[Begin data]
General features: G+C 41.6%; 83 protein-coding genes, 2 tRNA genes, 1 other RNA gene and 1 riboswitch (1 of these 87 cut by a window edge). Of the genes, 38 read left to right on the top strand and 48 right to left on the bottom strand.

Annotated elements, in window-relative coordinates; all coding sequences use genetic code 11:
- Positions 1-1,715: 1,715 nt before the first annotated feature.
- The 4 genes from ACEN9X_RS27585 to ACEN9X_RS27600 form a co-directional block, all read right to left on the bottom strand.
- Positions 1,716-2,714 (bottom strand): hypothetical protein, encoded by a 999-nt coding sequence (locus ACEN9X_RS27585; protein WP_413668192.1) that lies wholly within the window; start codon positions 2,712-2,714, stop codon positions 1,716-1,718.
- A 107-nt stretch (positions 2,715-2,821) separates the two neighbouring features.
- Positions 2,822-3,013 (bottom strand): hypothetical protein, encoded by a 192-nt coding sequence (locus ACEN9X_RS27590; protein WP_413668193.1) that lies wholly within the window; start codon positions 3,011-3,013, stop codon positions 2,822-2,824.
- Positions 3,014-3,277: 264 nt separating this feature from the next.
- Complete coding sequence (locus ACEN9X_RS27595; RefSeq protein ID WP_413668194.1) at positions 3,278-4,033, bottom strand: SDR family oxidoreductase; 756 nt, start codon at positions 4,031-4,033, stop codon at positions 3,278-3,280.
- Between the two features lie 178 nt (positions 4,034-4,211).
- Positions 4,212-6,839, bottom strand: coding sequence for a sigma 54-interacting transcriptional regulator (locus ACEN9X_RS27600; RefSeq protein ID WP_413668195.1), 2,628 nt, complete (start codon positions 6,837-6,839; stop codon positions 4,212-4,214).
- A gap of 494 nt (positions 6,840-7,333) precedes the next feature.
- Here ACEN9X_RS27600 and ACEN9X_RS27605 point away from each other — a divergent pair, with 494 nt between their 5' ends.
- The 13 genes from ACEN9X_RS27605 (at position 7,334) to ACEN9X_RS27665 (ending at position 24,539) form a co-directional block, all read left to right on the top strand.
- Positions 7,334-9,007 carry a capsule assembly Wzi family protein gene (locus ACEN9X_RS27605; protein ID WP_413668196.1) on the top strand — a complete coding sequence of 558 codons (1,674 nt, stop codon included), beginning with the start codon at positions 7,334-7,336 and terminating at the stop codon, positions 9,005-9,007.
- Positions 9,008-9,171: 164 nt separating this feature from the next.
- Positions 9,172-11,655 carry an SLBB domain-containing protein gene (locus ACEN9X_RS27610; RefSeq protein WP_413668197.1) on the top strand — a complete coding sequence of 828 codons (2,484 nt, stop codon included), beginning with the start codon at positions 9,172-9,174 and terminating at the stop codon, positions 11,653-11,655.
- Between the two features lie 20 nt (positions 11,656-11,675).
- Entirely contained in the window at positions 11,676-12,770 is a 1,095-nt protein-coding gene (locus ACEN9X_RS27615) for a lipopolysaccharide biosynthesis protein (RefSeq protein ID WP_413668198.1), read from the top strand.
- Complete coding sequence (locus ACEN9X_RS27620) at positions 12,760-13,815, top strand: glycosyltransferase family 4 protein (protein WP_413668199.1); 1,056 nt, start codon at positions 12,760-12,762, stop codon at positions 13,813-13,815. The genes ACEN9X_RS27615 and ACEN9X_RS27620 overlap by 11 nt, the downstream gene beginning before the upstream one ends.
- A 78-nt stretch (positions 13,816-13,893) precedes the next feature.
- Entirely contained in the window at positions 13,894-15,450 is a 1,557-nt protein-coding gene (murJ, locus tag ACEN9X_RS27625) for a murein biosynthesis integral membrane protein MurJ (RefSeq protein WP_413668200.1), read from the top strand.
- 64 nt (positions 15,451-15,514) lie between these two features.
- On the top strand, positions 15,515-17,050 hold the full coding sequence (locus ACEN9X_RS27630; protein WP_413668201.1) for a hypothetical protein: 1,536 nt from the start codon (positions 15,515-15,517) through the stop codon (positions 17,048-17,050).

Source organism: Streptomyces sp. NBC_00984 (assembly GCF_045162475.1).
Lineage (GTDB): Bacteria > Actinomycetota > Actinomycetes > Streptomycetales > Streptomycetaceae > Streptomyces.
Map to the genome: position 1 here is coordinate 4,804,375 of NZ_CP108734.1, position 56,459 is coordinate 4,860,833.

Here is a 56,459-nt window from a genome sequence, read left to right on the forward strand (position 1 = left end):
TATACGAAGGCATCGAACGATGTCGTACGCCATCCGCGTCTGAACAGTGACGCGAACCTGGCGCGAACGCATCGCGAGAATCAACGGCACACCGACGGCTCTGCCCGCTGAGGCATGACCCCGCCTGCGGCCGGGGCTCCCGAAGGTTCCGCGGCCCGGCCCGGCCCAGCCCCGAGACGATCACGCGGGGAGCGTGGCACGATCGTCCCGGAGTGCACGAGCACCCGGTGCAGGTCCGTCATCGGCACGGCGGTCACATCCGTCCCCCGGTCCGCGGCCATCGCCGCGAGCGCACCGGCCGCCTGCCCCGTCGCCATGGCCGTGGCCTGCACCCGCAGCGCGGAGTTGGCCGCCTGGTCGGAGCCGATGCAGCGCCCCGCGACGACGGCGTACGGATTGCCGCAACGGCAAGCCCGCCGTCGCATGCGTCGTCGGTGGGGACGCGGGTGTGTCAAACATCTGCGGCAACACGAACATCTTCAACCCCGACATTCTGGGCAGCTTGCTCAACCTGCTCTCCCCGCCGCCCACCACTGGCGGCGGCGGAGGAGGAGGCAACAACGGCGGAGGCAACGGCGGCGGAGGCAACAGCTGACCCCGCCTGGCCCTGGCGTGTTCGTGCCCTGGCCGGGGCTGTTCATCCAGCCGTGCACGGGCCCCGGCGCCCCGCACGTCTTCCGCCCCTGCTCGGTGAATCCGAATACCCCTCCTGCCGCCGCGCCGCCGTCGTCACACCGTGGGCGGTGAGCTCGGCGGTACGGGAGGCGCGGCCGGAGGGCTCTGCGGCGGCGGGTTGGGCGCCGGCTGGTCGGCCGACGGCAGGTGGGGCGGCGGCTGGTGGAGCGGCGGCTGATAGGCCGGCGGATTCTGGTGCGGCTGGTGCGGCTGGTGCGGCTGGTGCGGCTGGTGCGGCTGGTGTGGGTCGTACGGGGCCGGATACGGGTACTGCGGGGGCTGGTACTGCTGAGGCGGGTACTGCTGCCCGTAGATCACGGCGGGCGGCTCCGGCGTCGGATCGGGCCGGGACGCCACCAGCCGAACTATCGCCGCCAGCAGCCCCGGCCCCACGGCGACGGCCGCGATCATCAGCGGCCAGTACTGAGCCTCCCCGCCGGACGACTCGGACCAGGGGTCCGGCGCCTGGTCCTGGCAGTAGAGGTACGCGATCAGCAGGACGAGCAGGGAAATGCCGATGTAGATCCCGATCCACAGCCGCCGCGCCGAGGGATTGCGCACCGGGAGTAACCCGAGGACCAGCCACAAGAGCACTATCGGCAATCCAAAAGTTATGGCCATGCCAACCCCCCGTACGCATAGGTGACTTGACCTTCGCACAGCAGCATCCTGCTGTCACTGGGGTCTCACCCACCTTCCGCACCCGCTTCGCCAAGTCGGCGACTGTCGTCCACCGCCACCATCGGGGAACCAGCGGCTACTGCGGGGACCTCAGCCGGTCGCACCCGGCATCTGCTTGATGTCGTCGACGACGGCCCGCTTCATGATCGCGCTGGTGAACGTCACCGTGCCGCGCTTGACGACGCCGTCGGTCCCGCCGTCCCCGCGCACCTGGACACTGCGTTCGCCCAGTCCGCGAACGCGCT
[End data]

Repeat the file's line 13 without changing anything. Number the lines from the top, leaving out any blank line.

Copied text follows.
- Here ACEN9X_RS27600 and ACEN9X_RS27605 point away from each other — a divergent pair, with 494 nt between their 5' ends.